Over the next few months, you can expect to hear a lot about the wonderful benefits that we get from Penn State. They’ll claim that once you add tuition into the stipend that we are making nearly $50,000 on average, even though we can’t use tuition waivers to pay rent or buy groceries. Or that they’ve benchmarked us against other schools and so we shouldn’t be worried. One of their favorite talking points, however, is that we’ve actually seen lots of increases in stipends over the last few years.
We looked at stipend info from 1996/1997 up until this year (although we were unable to find information from 2006 to 2007). In real dollars, there has only been an average 0.5% annual increase in stipends. This means that over the last 5 years, the average increase is actually only about 1.7%. Even then, this increase trumpeted by the university ignores the fact that at least some of the larger increases – such as from 2013/2014 to 2014/2015 – came because there were increased costs placed on graduate workers (in the form of increased health care costs).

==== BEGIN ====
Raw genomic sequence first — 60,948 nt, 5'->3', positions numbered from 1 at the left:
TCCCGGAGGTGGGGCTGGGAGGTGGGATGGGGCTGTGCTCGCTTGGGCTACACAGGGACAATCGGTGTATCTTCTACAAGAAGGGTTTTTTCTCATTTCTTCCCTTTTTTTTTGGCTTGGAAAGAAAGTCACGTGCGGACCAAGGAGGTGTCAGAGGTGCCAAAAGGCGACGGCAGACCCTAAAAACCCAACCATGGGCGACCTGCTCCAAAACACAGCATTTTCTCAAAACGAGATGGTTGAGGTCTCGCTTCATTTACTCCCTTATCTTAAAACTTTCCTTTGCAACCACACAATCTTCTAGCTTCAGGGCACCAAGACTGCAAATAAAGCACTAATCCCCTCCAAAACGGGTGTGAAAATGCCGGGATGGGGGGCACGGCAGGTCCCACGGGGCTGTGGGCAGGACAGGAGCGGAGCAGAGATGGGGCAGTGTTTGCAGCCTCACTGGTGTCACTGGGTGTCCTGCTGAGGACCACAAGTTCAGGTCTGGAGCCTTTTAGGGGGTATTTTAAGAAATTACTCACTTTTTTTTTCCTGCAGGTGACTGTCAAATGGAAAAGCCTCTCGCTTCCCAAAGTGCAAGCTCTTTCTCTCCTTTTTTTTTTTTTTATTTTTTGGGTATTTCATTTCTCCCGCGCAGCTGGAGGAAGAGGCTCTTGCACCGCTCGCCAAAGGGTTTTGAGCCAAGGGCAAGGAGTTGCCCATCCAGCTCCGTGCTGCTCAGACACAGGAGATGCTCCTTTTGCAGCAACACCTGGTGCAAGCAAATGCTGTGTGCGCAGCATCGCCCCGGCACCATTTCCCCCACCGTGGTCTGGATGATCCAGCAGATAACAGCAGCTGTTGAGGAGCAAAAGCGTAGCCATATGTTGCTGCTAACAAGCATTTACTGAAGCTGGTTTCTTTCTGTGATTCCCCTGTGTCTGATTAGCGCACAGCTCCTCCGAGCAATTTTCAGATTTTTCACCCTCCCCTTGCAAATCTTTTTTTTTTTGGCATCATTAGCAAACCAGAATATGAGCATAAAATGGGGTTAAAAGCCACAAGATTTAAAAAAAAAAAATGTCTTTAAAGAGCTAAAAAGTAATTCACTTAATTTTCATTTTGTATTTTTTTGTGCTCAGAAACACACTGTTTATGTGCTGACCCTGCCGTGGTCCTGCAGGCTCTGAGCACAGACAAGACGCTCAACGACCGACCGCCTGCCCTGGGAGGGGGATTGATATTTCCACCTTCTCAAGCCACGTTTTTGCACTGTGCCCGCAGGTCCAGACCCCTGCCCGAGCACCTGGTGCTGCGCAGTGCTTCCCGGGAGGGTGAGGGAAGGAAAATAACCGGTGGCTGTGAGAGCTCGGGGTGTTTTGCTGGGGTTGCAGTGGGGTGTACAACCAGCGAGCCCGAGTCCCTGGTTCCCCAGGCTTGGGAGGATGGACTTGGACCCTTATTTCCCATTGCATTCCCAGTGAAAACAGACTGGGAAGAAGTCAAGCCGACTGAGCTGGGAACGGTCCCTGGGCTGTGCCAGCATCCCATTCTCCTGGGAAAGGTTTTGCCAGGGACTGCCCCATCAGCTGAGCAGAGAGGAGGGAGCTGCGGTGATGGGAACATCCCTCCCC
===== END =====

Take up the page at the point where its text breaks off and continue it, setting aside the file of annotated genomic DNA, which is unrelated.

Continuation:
The point here is simple: not only have our raises been much smaller than reported, that small raise was immediately gobbled back up. Even as graduate workers’ importance to teaching and researching continues to increase, we've barely seen any change in how Penn State values it.
This is particularly disappointing because many graduate employees are struggling to get by. Even the Graduate School acknowledges that stipends in some colleges are insufficient, but as with any bureaucracy of this size, action has been slow, ineffectual, and have come about only after tireless advocacy by the graduate employees themselves.
Until we have an equal seat at the table with administration, it’s all too easy for them to throw us on the chopping block. This is especially urgent given the upcoming budget challenges for Penn State. In responding to a question about tuition freeze at the Faculty Senate on Tuesday, January 24th, President Barron discussed these challenges. In particular he was concerned that years of ignoring maintenance on the physical plant would mean that ‘hard decisions’ would be made. Without a voice in the decision-making process, freezing – or worse, cutting – our pay and benefits could easily be one of those “hard decisions.” If administrators were faced with a salary cut, they’d never take it lying down – neither should you.